This led us to revisit the Habits of Mind that have wended their way in and out of education (business, social work, sports…) for decades.  In the 1980s, we used to plaster them along the walls of every classroom.  Today, they have returned as a way for administrators to assess teachers’ lesson plans and assignments.  At Metamorphosis, we have integrated the habits of mind and other metacognitive processes into all our work with each other and with educators and students.



Still, we did not find these to result in the organic, authentic kinships that we were searching for.


This is when we returned to the accepted idea that ELA and mathematics are languages.  We propose that one can be literate in either language. A literate person can understand concepts at an elementary level of competency.  In ELA this is decoding and spelling, in math, it is basic arithmetic.  People who can do these things well are technicians.  Although being a technician is important, it is not the level in which strong connections can be made.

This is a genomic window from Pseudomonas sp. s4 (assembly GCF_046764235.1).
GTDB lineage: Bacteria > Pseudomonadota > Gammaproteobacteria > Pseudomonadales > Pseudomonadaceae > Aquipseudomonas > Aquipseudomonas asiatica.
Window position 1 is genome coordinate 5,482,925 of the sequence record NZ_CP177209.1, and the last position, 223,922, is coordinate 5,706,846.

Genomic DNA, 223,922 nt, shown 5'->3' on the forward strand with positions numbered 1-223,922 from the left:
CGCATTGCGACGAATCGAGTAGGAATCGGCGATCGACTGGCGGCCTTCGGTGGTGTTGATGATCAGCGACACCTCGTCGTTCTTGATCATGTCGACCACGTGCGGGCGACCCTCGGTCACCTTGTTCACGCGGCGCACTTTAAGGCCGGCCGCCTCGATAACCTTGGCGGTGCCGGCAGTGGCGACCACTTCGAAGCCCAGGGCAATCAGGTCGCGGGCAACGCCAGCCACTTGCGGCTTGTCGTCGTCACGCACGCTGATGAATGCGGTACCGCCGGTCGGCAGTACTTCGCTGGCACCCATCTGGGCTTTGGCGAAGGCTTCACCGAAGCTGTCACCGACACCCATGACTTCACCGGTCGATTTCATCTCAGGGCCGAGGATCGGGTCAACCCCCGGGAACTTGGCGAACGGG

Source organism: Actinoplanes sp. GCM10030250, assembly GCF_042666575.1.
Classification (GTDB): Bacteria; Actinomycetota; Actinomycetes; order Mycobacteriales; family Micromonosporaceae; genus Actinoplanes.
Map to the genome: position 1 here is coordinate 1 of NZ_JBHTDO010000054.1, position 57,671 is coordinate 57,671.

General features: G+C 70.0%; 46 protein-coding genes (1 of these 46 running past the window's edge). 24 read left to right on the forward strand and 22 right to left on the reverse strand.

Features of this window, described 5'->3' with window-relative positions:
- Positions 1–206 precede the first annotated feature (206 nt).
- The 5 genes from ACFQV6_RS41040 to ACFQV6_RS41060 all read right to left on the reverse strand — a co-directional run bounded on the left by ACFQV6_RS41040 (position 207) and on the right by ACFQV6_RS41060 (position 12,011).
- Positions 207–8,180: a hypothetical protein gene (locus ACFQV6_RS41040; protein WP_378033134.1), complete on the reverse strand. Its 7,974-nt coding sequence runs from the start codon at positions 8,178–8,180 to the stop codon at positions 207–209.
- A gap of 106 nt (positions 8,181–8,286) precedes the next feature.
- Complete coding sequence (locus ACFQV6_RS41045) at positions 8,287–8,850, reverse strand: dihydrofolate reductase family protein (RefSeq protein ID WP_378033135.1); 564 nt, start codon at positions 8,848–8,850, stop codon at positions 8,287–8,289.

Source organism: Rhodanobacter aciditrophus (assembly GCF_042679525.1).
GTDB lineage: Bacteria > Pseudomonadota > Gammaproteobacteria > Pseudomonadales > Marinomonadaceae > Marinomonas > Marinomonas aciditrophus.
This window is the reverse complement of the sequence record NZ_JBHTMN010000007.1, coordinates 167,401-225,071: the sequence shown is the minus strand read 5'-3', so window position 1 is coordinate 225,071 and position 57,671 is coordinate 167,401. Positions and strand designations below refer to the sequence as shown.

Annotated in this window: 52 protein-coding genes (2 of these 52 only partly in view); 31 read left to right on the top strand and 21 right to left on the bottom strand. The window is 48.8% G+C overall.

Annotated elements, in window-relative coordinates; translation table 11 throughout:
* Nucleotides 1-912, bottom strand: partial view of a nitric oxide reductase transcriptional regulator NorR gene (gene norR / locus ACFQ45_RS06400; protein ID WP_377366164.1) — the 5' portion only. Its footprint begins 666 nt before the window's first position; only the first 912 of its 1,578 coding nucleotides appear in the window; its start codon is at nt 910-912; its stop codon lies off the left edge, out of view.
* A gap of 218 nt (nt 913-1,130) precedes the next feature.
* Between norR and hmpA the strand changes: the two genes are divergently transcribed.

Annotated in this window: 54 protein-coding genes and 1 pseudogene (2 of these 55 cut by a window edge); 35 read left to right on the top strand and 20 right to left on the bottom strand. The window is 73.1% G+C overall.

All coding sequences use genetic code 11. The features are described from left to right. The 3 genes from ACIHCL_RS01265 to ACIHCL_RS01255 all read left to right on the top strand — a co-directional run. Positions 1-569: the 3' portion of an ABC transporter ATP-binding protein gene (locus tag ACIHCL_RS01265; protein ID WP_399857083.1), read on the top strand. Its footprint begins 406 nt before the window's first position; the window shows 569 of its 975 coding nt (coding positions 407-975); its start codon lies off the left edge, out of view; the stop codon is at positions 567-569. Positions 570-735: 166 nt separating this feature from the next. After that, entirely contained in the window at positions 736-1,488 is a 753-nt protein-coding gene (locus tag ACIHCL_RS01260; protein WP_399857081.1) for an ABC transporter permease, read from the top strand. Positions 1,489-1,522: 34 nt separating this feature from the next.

A Beginning Examination of Authentic and Empowering Connections


Following this train of thought we did the predictable – we Googled “What is the difference between literate and literary?”  We found the same explanation, in many different forms, on many different sites.  The most straightforward was at, where we found the following:

What is the difference between Literary and Literacy?

  • Literacy refers to the ability to read and write in a language where literary refers to a high level of competency in a language, particularly its literature.
  • On a scale or a continuum, literacy lies at one extreme while literary lies at the other extreme.
  • Thus, a literate person can understand the concepts at a very elementary level of competency whereas a literary person has a very broad level of understanding.
  • A literary person has a critical mind and can compare the works of different authors whereas one cannot expect a person who is just literate to exhibit these qualities
  • While a literary person is always literate, the same cannot be said about a literate person.